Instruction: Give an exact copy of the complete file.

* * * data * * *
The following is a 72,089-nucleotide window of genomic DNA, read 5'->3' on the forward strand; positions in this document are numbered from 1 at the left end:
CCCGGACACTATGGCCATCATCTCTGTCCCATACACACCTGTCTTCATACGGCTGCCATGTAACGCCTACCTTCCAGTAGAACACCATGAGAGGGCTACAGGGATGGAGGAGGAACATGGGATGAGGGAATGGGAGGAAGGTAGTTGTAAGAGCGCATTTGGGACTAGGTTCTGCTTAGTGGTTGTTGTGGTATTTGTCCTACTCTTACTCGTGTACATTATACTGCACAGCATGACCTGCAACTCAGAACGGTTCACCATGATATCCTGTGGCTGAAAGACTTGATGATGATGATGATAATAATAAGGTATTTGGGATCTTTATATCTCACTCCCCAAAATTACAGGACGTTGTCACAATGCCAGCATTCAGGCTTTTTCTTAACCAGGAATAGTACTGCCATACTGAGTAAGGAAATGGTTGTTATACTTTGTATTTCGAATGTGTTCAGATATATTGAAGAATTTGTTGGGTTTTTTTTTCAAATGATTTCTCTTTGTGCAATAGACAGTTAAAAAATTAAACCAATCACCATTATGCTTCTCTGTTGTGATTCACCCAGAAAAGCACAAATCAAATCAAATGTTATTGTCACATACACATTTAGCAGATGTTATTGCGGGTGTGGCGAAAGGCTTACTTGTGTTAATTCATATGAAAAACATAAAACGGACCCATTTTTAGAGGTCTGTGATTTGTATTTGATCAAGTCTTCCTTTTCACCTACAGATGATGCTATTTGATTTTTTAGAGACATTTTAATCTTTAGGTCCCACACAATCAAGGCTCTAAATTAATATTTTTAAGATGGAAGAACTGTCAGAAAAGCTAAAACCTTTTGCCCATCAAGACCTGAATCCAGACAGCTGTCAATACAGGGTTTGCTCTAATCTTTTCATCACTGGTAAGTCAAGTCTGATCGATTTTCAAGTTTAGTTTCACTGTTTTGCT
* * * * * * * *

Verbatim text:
The following is a 72,089-nucleotide window of genomic DNA, read 5'->3' on the forward strand; positions in this document are numbered from 1 at the left end:
CCCGGACACTATGGCCATCATCTCTGTCCCATACACACCTGTCTTCATACGGCTGCCATGTAACGCCTACCTTCCAGTAGAACACCATGAGAGGGCTACAGGGATGGAGGAGGAACATGGGATGAGGGAATGGGAGGAAGGTAGTTGTAAGAGCGCATTTGGGACTAGGTTCTGCTTAGTGGTTGTTGTGGTATTTGTCCTACTCTTACTCGTGTACATTATACTGCACAGCATGACCTGCAACTCAGAACGGTTCACCATGATATCCTGTGGCTGAAAGACTTGATGATGATGATGATAATAATAAGGTATTTGGGATCTTTATATCTCACTCCCCAAAATTACAGGACGTTGTCACAATGCCAGCATTCAGGCTTTTTCTTAACCAGGAATAGTACTGCCATACTGAGTAAGGAAATGGTTGTTATACTTTGTATTTCGAATGTGTTCAGATATATTGAAGAATTTGTTGGGTTTTTTTTTCAAATGATTTCTCTTTGTGCAATAGACAGTTAAAAAATTAAACCAATCACCATTATGCTTCTCTGTTGTGATTCACCCAGAAAAGCACAAATCAAATCAAATGTTATTGTCACATACACATTTAGCAGATGTTATTGCGGGTGTGGCGAAAGGCTTACTTGTGTTAATTCATATGAAAAACATAAAACGGACCCATTTTTAGAGGTCTGTGATTTGTATTTGATCAAGTCTTCCTTTTCACCTACAGATGATGCTATTTGATTTTTTAGAGACATTTTAATCTTTAGGTCCCACACAATCAAGGCTCTAAATTAATATTTTTAAGATGGAAGAACTGTCAGAAAAGCTAAAACCTTTTGCCCATCAAGACCTGAATCCAGACAGCTGTCAATACAGGGTTTGCTCTAATCTTTTCATCACTGGTAAGTCAAGTCTGATCGATTTTCAAGTTTAGTTTCACTGTTTTGCT